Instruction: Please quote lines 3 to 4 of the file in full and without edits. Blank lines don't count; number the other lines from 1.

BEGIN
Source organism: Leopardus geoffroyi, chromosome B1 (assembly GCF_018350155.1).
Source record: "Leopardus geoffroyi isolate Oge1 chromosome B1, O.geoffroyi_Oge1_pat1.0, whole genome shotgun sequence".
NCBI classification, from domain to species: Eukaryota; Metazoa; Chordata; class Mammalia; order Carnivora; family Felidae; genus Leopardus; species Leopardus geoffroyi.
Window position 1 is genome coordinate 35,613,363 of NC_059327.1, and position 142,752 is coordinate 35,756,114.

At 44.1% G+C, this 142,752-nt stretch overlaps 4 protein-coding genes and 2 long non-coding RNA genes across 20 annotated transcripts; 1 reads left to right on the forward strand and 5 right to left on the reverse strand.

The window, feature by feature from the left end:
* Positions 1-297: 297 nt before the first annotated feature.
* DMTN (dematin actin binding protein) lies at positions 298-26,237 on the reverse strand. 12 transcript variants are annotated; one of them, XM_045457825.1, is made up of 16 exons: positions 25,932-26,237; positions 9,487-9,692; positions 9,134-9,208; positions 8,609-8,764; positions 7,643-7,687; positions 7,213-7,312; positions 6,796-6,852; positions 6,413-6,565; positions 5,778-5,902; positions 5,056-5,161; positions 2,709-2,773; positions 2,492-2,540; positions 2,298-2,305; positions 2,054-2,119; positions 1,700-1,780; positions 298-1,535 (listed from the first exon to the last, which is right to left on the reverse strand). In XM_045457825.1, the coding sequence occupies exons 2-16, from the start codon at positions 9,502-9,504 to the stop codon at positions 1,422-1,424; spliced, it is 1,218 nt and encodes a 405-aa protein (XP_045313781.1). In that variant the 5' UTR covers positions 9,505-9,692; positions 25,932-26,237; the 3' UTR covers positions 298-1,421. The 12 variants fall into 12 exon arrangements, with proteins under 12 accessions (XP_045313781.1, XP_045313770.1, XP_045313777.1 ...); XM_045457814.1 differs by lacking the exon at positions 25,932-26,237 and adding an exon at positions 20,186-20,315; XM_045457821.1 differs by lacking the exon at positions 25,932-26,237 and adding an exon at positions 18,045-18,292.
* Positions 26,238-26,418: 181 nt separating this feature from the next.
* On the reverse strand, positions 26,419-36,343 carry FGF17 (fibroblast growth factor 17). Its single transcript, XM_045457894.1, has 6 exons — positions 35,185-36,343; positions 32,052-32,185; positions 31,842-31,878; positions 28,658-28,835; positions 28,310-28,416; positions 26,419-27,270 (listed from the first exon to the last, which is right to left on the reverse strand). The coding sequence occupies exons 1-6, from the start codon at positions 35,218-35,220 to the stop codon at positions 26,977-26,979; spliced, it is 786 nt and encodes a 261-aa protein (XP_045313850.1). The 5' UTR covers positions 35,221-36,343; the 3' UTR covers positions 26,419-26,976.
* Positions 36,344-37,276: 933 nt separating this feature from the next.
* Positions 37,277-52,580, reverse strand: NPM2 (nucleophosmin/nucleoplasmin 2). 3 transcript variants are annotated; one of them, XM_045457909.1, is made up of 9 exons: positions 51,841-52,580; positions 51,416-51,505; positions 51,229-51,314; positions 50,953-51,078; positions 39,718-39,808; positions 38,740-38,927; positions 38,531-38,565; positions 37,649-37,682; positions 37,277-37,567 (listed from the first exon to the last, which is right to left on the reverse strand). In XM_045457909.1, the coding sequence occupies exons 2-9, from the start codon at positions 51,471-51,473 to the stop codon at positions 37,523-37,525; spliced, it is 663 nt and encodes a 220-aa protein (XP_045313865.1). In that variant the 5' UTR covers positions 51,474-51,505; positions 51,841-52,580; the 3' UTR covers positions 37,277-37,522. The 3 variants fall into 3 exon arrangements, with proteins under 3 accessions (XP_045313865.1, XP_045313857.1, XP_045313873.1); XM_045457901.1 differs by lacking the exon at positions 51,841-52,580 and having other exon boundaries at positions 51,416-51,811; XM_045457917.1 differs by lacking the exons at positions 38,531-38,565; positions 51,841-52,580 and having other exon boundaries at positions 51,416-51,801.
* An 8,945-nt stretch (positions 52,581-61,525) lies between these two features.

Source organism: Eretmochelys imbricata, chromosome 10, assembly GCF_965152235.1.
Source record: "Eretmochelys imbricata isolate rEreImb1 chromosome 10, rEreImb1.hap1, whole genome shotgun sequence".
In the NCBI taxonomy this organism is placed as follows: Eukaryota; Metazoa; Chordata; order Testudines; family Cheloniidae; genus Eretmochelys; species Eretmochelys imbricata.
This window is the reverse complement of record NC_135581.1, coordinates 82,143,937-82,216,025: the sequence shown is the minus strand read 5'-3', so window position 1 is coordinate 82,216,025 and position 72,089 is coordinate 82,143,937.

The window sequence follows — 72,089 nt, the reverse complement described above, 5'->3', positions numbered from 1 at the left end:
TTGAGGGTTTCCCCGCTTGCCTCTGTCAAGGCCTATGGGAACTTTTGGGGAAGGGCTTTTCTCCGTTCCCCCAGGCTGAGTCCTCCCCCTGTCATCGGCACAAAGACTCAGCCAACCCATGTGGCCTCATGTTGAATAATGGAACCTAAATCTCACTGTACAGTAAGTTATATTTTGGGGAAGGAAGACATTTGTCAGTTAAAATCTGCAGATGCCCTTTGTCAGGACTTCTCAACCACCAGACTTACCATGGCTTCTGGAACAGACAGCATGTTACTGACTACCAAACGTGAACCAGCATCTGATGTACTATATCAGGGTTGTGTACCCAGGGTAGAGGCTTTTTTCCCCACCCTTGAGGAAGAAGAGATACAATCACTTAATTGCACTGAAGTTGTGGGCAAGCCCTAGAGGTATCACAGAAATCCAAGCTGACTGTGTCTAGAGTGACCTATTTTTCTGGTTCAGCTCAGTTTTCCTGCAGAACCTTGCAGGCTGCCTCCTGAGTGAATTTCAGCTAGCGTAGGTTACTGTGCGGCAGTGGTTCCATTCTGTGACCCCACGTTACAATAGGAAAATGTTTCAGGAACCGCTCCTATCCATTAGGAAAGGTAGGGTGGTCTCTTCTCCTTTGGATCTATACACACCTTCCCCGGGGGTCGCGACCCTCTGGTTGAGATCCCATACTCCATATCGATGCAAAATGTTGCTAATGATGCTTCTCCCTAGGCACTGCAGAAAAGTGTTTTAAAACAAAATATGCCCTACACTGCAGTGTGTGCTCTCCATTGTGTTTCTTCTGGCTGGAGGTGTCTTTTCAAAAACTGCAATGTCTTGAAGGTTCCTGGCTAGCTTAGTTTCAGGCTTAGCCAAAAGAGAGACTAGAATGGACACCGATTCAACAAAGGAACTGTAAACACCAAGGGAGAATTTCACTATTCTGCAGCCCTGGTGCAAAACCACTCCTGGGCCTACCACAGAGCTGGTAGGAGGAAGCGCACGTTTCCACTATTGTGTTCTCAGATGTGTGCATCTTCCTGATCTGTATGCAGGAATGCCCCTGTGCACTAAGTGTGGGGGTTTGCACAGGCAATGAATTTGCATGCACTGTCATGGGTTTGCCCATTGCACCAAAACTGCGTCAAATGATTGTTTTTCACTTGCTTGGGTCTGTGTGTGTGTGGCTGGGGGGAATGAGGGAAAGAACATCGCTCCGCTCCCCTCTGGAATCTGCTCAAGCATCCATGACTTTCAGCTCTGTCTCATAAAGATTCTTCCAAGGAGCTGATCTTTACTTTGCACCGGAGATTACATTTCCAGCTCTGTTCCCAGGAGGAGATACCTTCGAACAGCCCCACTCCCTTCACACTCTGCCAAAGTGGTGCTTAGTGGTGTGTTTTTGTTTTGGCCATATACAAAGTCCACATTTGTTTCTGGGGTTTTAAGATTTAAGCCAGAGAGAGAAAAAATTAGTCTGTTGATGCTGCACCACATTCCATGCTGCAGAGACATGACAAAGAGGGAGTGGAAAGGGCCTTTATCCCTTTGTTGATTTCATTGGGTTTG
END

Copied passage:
NCBI classification, from domain to species: Eukaryota; Metazoa; Chordata; class Mammalia; order Carnivora; family Felidae; genus Leopardus; species Leopardus geoffroyi.
Window position 1 is genome coordinate 35,613,363 of NC_059327.1, and position 142,752 is coordinate 35,756,114.